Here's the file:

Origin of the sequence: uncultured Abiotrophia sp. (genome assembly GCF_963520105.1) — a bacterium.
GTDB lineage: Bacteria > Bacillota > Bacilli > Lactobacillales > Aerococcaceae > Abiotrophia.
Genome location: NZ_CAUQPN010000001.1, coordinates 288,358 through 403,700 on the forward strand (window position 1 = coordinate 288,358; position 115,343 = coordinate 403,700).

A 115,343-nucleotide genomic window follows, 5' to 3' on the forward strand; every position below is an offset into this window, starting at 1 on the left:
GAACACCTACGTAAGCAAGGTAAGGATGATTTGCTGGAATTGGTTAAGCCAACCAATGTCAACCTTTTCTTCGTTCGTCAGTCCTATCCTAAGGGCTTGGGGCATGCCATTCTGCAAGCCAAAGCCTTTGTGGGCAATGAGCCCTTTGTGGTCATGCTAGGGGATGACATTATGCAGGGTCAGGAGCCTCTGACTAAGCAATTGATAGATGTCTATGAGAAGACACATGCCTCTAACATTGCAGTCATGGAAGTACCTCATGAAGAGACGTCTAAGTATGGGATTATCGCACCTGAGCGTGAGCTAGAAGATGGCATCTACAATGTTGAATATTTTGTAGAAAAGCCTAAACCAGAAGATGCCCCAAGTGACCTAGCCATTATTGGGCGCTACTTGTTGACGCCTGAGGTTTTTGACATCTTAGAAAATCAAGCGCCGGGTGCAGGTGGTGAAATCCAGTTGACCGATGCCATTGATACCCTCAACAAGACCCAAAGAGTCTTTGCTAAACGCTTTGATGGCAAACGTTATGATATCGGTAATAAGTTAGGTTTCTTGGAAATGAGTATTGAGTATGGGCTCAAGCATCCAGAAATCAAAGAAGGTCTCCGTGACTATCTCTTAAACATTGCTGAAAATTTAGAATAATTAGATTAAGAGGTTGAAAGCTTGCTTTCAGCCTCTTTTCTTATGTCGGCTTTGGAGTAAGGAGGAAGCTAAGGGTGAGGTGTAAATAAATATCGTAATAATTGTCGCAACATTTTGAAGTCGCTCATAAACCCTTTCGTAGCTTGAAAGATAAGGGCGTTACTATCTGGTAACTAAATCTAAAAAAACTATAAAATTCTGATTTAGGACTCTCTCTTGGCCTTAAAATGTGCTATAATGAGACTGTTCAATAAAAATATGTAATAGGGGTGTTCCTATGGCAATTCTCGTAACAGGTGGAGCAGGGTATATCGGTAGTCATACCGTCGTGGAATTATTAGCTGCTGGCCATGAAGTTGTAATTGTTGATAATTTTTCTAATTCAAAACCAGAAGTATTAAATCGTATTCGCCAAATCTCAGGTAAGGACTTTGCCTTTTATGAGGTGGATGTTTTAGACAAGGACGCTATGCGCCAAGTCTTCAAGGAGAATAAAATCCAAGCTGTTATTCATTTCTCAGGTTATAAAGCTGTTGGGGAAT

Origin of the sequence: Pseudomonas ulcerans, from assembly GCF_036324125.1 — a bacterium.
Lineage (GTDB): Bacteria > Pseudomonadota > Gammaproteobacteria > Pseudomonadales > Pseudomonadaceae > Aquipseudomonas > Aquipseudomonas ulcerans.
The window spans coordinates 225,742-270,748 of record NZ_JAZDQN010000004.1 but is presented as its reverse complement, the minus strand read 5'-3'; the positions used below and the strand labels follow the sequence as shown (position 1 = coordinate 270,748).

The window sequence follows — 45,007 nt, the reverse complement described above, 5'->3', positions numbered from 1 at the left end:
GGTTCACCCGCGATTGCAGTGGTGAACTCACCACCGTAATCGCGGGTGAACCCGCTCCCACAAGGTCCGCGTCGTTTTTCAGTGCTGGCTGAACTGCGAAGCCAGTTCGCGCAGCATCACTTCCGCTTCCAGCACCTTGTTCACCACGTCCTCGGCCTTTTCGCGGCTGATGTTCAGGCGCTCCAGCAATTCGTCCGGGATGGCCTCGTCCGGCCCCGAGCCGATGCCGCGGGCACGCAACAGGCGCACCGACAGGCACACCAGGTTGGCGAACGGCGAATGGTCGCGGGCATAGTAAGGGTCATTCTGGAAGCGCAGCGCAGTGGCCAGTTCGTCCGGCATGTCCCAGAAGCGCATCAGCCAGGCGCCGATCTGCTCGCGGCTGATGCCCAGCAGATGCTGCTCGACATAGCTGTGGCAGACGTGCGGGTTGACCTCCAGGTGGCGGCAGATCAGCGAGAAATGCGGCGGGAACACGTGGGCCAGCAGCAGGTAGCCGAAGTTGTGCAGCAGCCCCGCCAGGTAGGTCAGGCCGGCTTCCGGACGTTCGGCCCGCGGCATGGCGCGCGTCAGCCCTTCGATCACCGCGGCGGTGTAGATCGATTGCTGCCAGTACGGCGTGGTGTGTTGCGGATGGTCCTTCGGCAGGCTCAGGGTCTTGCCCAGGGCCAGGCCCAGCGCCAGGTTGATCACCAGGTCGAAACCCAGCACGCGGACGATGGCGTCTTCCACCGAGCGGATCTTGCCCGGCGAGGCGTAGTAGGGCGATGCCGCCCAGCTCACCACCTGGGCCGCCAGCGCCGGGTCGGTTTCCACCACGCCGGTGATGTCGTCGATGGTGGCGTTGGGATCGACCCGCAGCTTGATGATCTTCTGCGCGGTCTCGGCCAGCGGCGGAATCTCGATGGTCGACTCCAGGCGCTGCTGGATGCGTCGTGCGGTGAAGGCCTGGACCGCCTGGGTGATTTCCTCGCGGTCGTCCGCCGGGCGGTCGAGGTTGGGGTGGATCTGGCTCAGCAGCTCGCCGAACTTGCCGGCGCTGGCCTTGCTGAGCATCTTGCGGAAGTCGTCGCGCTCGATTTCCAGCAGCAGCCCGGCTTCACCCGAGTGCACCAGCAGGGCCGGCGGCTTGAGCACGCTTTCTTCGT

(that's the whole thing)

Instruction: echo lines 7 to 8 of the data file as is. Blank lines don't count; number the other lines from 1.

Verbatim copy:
Lineage (GTDB): Bacteria > Pseudomonadota > Gammaproteobacteria > Pseudomonadales > Pseudomonadaceae > Aquipseudomonas > Aquipseudomonas ulcerans.
The window spans coordinates 225,742-270,748 of record NZ_JAZDQN010000004.1 but is presented as its reverse complement, the minus strand read 5'-3'; the positions used below and the strand labels follow the sequence as shown (position 1 = coordinate 270,748).